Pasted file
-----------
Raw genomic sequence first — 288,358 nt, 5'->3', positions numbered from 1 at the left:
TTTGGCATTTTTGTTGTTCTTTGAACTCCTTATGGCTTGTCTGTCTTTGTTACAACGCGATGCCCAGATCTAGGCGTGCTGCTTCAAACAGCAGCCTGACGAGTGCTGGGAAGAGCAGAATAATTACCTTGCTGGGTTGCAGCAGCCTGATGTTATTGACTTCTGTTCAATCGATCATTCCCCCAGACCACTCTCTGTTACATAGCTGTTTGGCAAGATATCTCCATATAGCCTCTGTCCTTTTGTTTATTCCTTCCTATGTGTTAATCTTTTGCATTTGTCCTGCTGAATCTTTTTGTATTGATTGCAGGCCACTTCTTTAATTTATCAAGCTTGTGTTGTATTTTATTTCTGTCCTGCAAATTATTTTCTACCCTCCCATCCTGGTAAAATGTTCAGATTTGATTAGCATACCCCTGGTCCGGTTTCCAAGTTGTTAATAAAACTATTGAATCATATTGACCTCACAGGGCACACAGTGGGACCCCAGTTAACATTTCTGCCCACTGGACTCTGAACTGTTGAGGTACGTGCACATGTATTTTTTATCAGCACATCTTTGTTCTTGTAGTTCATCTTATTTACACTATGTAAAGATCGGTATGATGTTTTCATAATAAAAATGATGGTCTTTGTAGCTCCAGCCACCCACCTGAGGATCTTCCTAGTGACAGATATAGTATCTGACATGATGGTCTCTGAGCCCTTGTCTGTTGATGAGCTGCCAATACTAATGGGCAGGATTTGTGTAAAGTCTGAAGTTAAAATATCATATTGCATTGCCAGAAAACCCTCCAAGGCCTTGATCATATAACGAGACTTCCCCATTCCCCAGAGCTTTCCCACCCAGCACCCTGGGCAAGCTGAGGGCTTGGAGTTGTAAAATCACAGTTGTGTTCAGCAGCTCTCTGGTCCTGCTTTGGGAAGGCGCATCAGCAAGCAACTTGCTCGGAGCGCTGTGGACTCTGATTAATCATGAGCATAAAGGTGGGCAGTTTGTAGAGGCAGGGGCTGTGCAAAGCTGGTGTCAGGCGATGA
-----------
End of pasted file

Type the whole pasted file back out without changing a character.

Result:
Raw genomic sequence first — 288,358 nt, 5'->3', positions numbered from 1 at the left:
TTTGGCATTTTTGTTGTTCTTTGAACTCCTTATGGCTTGTCTGTCTTTGTTACAACGCGATGCCCAGATCTAGGCGTGCTGCTTCAAACAGCAGCCTGACGAGTGCTGGGAAGAGCAGAATAATTACCTTGCTGGGTTGCAGCAGCCTGATGTTATTGACTTCTGTTCAATCGATCATTCCCCCAGACCACTCTCTGTTACATAGCTGTTTGGCAAGATATCTCCATATAGCCTCTGTCCTTTTGTTTATTCCTTCCTATGTGTTAATCTTTTGCATTTGTCCTGCTGAATCTTTTTGTATTGATTGCAGGCCACTTCTTTAATTTATCAAGCTTGTGTTGTATTTTATTTCTGTCCTGCAAATTATTTTCTACCCTCCCATCCTGGTAAAATGTTCAGATTTGATTAGCATACCCCTGGTCCGGTTTCCAAGTTGTTAATAAAACTATTGAATCATATTGACCTCACAGGGCACACAGTGGGACCCCAGTTAACATTTCTGCCCACTGGACTCTGAACTGTTGAGGTACGTGCACATGTATTTTTTATCAGCACATCTTTGTTCTTGTAGTTCATCTTATTTACACTATGTAAAGATCGGTATGATGTTTTCATAATAAAAATGATGGTCTTTGTAGCTCCAGCCACCCACCTGAGGATCTTCCTAGTGACAGATATAGTATCTGACATGATGGTCTCTGAGCCCTTGTCTGTTGATGAGCTGCCAATACTAATGGGCAGGATTTGTGTAAAGTCTGAAGTTAAAATATCATATTGCATTGCCAGAAAACCCTCCAAGGCCTTGATCATATAACGAGACTTCCCCATTCCCCAGAGCTTTCCCACCCAGCACCCTGGGCAAGCTGAGGGCTTGGAGTTGTAAAATCACAGTTGTGTTCAGCAGCTCTCTGGTCCTGCTTTGGGAAGGCGCATCAGCAAGCAACTTGCTCGGAGCGCTGTGGACTCTGATTAATCATGAGCATAAAGGTGGGCAGTTTGTAGAGGCAGGGGCTGTGCAAAGCTGGTGTCAGGCGATGA